Funding furore is enough to bug voters (while marring the PM’s image) – and then the covid-19 virus comes along

Is  it  the   kind of headline  that  will  win  votes at the general  election?  “Rock-star reception in   Fijian  village”    followed  by a   sub-head  “Rapturous   greeting for  Ardern  during visit to launch $3m  sanitation project”.

The  reporter  (veteran Barry  Soper, Newstalk ZB’s  political  editor) poses the  rhetorical  question:  “Is there any wonder that Ardern loves going overseas?”

As   well,   there  has  been  the effusive   welcome  from  Fiji  strongman  Frank  Bainimarama  who,  according  to  another  reporter,  is  expecting, even “demanding”,  Ardern to  pressure  Australia  on  its climate  change  inaction.

Point of  Order  suspects  Ardern  may be  less  forthcoming than  Bainimarama  would  like,  when  she  meets  Australia’s  Scott Morrison.  Almost certainly  climate change  won’t be on the agenda  in the  Morrison-Ardern  talks.

Still, that  won’t  diminish  Ardern’s  popularity  with   those  New Zealanders   who  delight    in her   being  billed   as  one of the world’s  leaders,    by global  media   like  the  US  Time  magazine   which  featured  her  in a cover story   recently. Continue reading “Funding furore is enough to bug voters (while marring the PM’s image) – and then the covid-19 virus comes along”

Adoration of the PM is a strong card for Labour but polls are pointing to a close-run election

NZ   politicians  have  been  quiet  over the   holiday season,  perhaps  in the case  of   the  Labour team, reflecting  on the  “year of  delivery”  and where  it all  went  wrong.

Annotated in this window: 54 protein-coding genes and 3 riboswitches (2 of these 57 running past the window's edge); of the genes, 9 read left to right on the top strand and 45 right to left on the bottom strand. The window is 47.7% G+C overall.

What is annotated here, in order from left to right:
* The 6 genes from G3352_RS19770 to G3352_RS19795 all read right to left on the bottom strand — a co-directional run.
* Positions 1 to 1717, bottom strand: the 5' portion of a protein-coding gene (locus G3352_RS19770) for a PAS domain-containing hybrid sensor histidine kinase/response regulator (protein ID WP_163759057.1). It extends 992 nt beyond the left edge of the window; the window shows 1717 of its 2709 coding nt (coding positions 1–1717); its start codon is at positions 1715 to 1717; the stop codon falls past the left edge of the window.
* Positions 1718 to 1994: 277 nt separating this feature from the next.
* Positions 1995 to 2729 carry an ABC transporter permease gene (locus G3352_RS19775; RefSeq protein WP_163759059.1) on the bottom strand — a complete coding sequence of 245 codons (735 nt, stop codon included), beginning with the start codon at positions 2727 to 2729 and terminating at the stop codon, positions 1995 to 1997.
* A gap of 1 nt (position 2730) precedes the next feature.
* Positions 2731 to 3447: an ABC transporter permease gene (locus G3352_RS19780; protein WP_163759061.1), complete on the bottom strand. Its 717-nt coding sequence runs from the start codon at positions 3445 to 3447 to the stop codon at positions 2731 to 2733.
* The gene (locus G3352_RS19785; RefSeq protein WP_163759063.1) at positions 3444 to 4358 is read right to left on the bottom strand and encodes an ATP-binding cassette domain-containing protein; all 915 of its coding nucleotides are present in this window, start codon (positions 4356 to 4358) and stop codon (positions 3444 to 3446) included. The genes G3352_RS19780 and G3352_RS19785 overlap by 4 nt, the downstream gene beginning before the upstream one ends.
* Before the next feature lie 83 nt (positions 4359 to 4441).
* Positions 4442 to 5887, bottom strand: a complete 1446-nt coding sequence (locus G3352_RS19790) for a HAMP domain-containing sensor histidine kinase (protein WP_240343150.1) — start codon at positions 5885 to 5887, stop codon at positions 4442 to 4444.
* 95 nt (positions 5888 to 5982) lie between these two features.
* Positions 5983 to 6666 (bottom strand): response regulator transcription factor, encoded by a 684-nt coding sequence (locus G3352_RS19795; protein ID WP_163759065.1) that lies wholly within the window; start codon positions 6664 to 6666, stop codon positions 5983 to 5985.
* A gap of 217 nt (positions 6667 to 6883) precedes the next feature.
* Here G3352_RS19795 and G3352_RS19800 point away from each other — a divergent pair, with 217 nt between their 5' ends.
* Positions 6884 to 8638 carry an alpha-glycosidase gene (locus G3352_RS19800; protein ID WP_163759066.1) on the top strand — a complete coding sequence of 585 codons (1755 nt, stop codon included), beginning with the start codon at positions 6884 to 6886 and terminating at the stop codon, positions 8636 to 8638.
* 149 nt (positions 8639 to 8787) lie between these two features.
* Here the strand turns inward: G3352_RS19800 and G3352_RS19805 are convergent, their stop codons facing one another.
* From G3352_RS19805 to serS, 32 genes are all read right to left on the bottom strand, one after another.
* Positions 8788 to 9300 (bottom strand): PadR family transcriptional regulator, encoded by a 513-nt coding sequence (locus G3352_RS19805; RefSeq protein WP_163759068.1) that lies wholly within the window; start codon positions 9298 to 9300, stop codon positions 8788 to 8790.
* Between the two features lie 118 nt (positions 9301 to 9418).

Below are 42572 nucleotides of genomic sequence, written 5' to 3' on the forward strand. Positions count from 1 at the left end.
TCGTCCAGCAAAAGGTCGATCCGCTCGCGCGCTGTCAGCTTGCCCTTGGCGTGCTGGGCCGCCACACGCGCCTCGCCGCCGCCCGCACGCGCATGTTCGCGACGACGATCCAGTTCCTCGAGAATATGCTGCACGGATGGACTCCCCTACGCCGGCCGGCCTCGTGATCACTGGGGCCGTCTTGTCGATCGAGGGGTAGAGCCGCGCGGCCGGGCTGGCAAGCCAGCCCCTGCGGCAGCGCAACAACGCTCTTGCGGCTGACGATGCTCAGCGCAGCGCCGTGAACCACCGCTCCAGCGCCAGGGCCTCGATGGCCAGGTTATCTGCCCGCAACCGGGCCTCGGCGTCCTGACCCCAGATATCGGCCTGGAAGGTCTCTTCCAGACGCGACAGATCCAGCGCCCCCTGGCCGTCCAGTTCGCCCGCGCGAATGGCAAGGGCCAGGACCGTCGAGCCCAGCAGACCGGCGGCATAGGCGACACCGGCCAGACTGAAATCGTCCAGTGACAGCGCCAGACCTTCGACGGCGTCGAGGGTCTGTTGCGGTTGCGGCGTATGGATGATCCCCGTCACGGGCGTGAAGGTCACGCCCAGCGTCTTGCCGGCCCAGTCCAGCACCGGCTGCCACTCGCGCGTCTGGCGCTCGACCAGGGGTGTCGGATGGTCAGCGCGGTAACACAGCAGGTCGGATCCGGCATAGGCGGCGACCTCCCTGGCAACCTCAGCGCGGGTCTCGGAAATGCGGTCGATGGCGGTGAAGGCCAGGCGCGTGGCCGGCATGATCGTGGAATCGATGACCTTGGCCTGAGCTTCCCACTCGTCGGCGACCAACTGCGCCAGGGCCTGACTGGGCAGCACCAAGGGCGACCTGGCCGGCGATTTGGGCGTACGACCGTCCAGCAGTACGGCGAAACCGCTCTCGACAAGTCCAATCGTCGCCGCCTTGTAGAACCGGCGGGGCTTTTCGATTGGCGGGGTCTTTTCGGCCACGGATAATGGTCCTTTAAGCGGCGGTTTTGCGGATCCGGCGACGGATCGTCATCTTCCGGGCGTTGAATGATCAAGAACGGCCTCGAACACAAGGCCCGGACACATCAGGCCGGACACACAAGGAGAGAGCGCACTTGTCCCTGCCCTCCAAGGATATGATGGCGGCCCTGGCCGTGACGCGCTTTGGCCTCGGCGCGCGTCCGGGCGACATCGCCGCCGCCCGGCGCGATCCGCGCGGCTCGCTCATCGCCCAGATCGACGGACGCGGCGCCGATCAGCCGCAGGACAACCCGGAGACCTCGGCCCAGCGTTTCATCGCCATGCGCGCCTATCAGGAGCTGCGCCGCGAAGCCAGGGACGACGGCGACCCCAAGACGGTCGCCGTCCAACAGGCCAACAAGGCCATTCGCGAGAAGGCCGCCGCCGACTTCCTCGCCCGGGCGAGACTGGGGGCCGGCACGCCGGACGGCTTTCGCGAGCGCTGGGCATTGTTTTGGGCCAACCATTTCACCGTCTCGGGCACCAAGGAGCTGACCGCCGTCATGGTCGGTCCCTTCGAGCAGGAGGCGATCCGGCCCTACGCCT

But  now  we  are  into a new decade (one  authority has already labelled it  “the roaring 2020s”)  and New Zealand cannot stay  isolated in  some sort of  cocoon, no matter how  much  this may be desired.

Even   those politicians  who have succeeded  in finding a  peaceful  beach on which to  sun themselves  will  be  formulating the strategies  they hope will  work for  them  in election year.

Many  on the  Labour side  of the  fence   believe   Jacinda  Ardern  has a fan base    strong enough to  carry  the coalition to a  second term.   Here at   Point of  Order,   we have  encountered  sufficient adoration within  that  fan base  to  consider  that  they  will stay   loyal  when they  cast  their ballots.

And  she   is  regarded  as  one of the  most admired world leaders,  isn’t  she?

But  as  elections elsewhere have  shown,  particularly   in the UK  but also  in   Australia, constituencies  which have  never   deviated   from being  rock-solid  Labour  for  decades can turn decisively  away  from the party. Continue reading “Adoration of the PM is a strong card for Labour but polls are pointing to a close-run election”

2019 – when Ardern dished up bangers to Colbert and mash to NZ voters

Two fellow bloggers have referenced an article in Britain’s The Guardian,  by Wellington-based political commentator and analyst Bryce Edwards, which critically examines the PM’s performance last year.

Political performance, not TV performance.

The article was headed New Zealand’s year of style over substance.

Edwards noted that the year just passed was supposed to be the Ardern government’s “Year of Delivery”

“ … or so Ardern declared to the press at the beginning of 2019. It was a neat line, because 2018 had been the ‘year of the working group’ in which little reform was carried out, on the promise that the experts would hand the government some major new policies to implement. Continue reading “2019 – when Ardern dished up bangers to Colbert and mash to NZ voters”

Ombudsman invokes the Treaty and declares his aim to be fair – particularly to one group of citizens

All animals are equal, but some animals are more equal than others.  This was the declaration of the pigs who control the government in George Orwell’s novel, Animal Farm – a tart comment on the hypocrisy of governments that proclaim the absolute equality of their citizens but gives power and privileges to a small elite.

This country’s chief ombudsman – of all people – has tweaked this and declared that, for the purposes of his office, all citizens are equal but some are more equal than others.

Peter Boshier has established a panel of Maori advisers, which (he says)